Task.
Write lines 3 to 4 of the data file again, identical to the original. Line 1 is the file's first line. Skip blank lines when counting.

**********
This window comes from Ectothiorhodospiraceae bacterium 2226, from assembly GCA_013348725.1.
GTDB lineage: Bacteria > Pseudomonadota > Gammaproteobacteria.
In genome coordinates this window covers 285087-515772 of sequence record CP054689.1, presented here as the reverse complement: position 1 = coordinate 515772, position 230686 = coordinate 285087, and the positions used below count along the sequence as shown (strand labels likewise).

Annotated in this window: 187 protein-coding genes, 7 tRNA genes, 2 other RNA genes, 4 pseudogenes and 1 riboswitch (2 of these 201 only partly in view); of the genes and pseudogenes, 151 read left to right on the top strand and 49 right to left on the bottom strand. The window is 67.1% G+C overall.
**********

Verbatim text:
In genome coordinates this window covers 285087-515772 of sequence record CP054689.1, presented here as the reverse complement: position 1 = coordinate 515772, position 230686 = coordinate 285087, and the positions used below count along the sequence as shown (strand labels likewise).

Annotated in this window: 187 protein-coding genes, 7 tRNA genes, 2 other RNA genes, 4 pseudogenes and 1 riboswitch (2 of these 201 only partly in view); of the genes and pseudogenes, 151 read left to right on the top strand and 49 right to left on the bottom strand. The window is 67.1% G+C overall.